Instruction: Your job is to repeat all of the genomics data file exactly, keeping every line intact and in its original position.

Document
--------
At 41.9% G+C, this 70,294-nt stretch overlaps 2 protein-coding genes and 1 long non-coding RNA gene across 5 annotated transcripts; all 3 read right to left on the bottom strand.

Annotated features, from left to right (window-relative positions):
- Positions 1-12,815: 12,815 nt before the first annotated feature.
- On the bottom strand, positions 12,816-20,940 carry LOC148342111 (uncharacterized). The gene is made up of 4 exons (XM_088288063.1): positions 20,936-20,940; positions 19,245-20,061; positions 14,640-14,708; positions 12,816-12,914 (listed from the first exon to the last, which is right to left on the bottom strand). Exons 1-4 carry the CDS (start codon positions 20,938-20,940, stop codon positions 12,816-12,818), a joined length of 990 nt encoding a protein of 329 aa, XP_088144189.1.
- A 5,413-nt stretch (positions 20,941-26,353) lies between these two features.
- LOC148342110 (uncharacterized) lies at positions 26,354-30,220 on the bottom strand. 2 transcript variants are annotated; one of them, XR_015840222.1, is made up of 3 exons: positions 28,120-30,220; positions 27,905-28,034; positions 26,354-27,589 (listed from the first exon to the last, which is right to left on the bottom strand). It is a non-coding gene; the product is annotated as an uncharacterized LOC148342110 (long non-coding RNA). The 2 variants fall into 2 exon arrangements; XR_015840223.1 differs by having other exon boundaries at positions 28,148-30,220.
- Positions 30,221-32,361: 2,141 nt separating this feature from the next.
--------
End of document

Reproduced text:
At 41.9% G+C, this 70,294-nt stretch overlaps 2 protein-coding genes and 1 long non-coding RNA gene across 5 annotated transcripts; all 3 read right to left on the bottom strand.

Annotated features, from left to right (window-relative positions):
- Positions 1-12,815: 12,815 nt before the first annotated feature.
- On the bottom strand, positions 12,816-20,940 carry LOC148342111 (uncharacterized). The gene is made up of 4 exons (XM_088288063.1): positions 20,936-20,940; positions 19,245-20,061; positions 14,640-14,708; positions 12,816-12,914 (listed from the first exon to the last, which is right to left on the bottom strand). Exons 1-4 carry the CDS (start codon positions 20,938-20,940, stop codon positions 12,816-12,818), a joined length of 990 nt encoding a protein of 329 aa, XP_088144189.1.
- A 5,413-nt stretch (positions 20,941-26,353) lies between these two features.
- LOC148342110 (uncharacterized) lies at positions 26,354-30,220 on the bottom strand. 2 transcript variants are annotated; one of them, XR_015840222.1, is made up of 3 exons: positions 28,120-30,220; positions 27,905-28,034; positions 26,354-27,589 (listed from the first exon to the last, which is right to left on the bottom strand). It is a non-coding gene; the product is annotated as an uncharacterized LOC148342110 (long non-coding RNA). The 2 variants fall into 2 exon arrangements; XR_015840223.1 differs by having other exon boundaries at positions 28,148-30,220.
- Positions 30,221-32,361: 2,141 nt separating this feature from the next.